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    Save the final torque for later once it is on the ground under load. Then after torquing, I put a mark on all major suspension/chassis/brake bolts and what is next to it so that I can inspect the car and instantly spot what has come loose. Things come loose all the time on Caterhams (all sevens really) and rather than testing the torque every time, the mark saves time by allowing a visual inspection. Photo below illustrates with the white marker on my bolts between the rear IRS upright and the brake assembly. The rear wishbone to rear upright bolt even shows evidence of the prior blue mark from the previous years refresh checks.

    Think of this process as a way of checking your work in the build before you go out and have fun.

    Last edited by Croc; 06-12-2020 at 04:54 AM.
    Mike
    2010 Caterham CSR with Cosworth 2.3 Duratec
    2018 Caterham 420R with 2L Duratec 210hp at Donington UK
    1975 BMW CSL Group 4 (restoration - engine and dry sump install time)
    1977 Holden Torana "A9X" (awaiting restoration)
    1985 Holden Commodore SS Group A
    1985 Holden Commodore Group A
    1982 Ferrari 400i
    1965 Ford Mustang Fastback "Holman Moody"
    1992 Ford Escort RS Cosworth WRC (fettling after long period of storage)
    1990 Range Rover 2 door Classic
    and another project car coming....

  7. #17
    Join Date
    Feb 2009
    Location
    NYC
    Posts
    4,963

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    Quote Originally Posted by Kitcat View Post
    And it tells me that all those owners of bland silver/gray se7ens need to add a BRG racing stripe (I am talking to you Croc).
    I like my two silver sevens - one with platinum stripe and one with black stripe. Anyway, I have a green car now elsewhere.
    Mike
    2010 Caterham CSR with Cosworth 2.3 Duratec
    2018 Caterham 420R with 2L Duratec 210hp at Donington UK
    1975 BMW CSL Group 4 (restoration - engine and dry sump install time)
    1977 Holden Torana "A9X" (awaiting restoration)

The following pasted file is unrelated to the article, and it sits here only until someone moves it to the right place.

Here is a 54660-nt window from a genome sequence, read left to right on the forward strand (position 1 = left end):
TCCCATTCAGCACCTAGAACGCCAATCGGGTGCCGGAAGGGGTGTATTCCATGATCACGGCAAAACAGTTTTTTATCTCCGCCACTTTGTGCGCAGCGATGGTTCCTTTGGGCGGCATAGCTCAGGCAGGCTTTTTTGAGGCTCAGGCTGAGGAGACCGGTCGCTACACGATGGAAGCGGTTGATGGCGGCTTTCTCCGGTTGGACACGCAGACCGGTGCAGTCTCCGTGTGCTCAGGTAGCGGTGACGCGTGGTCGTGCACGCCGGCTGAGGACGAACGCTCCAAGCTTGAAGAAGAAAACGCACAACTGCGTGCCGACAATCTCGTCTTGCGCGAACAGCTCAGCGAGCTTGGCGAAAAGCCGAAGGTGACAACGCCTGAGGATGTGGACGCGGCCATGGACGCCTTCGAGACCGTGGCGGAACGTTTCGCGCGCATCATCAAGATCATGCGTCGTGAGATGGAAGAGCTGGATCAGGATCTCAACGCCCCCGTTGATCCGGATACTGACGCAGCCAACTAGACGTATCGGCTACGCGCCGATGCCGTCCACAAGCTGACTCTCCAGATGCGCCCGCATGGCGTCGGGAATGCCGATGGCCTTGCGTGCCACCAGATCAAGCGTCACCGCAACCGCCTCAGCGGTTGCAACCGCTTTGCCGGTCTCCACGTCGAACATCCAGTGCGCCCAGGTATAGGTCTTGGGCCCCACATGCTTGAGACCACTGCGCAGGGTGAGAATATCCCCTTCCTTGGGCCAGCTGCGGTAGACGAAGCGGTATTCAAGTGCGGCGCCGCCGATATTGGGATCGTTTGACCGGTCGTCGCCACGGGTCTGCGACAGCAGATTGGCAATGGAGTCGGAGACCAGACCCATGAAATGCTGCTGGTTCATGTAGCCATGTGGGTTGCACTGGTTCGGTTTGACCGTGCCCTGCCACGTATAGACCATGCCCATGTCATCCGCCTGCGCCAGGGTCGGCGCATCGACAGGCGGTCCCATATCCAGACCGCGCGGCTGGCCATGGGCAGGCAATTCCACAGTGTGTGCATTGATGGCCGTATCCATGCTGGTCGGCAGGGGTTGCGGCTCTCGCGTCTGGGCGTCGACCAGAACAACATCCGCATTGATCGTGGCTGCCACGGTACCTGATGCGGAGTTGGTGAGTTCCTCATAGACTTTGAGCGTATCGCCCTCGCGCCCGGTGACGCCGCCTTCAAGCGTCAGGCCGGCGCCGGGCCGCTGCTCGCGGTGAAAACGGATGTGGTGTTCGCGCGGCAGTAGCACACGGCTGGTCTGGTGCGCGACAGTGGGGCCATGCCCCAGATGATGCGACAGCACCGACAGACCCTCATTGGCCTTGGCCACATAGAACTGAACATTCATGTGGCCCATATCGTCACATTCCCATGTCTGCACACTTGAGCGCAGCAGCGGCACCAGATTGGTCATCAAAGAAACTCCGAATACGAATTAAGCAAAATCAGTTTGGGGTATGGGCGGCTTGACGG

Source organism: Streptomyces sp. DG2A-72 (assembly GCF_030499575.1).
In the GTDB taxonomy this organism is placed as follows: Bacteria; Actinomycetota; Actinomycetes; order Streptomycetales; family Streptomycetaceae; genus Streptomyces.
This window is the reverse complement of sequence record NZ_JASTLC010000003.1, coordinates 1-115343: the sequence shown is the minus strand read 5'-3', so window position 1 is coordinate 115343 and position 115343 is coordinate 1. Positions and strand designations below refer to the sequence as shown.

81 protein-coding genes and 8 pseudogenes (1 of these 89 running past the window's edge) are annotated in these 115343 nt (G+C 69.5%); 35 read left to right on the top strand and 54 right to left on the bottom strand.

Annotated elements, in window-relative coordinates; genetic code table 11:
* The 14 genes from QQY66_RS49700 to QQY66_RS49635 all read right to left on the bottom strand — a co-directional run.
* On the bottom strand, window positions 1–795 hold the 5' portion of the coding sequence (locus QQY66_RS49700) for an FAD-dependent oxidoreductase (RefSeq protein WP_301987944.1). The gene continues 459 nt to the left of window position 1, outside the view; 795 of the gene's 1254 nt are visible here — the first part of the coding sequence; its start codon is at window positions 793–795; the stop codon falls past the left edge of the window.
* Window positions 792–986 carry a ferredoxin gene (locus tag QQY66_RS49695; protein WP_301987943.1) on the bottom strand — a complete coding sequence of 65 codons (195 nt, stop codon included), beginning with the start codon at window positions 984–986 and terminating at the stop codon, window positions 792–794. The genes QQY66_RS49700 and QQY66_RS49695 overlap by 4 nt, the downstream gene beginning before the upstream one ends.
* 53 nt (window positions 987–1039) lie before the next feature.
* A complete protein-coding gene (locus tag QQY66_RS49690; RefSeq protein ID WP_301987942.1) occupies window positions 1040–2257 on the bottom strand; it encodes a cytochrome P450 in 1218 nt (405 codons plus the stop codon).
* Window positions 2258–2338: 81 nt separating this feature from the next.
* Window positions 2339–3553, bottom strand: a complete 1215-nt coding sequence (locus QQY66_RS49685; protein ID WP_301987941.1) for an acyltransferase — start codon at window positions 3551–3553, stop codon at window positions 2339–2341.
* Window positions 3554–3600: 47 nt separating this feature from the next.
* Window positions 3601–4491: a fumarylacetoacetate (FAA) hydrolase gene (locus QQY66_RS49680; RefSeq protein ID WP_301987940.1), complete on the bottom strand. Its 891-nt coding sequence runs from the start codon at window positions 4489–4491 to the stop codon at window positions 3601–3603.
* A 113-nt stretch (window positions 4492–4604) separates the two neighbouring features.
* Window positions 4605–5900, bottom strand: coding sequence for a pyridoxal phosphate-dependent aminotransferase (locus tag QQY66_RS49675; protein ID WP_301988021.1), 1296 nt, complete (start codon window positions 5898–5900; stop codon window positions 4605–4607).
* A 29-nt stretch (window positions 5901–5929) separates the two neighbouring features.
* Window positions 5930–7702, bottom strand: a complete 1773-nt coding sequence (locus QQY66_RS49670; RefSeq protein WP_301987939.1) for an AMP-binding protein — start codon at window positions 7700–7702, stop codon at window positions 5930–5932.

1985 Holden Commodore SS Group A
    1985 Holden Commodore Group A
    1982 Ferrari 400i
    1965 Ford Mustang Fastback "Holman Moody"
    1992 Ford Escort RS Cosworth WRC (fettling after long period of storage)
    1990 Range Rover 2 door Classic
    and another project car coming....

  8. #18
    Join Date
    Apr 2019
    Location
    Little Rock, Arkansas
    Posts
    17

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    Croc and Pokey,
    Thanks for the advice. I have no doubt that there will be more questions in the future.
    Squeegee

  9. #19
    Join Date
    Jan 2020
    Posts
    124

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    Quote Originally Posted by Squeegee View Post
    Croc and Pokey,
    Thanks for the advice. I have no doubt that there will be more questions in the future.
    Squeegee
    Happy to share, but Croc would know better so torque on the ground like he said. Croc and a host of others have been helping me with my build, and I've also found a lot of information on lotus7.club. There are a number of personal build blogs that are good resources too, if for nothing else then pictures. Some of the advice in those blogs is, in my opinion, iffy though so be wary.
    Greg

  10. #20
    Join Date
    Dec 2014
    Location
    Los Angeles
    Posts
    268

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    When you have all of the bits correctly torqued and the car is on the ground, mark all of the appropriate nuts and bolt heads with Dykem Crosscheck Torque Seal. This is the stuff aviation mechanics use. Boeing uses it as well as Gulfstream, Dassault and others. It is described as a tamper-proof indicator paste. I used to use Torque Seal, a colored inspection lacquer but it is no longer available. The Dykem stuff comes in a variety of colors. It's like a thickened paint, designed to show a visible crack if the fitting moves. It definitely makes for quick visual inspections of the suspension bits. Aircraft Spruce sells it.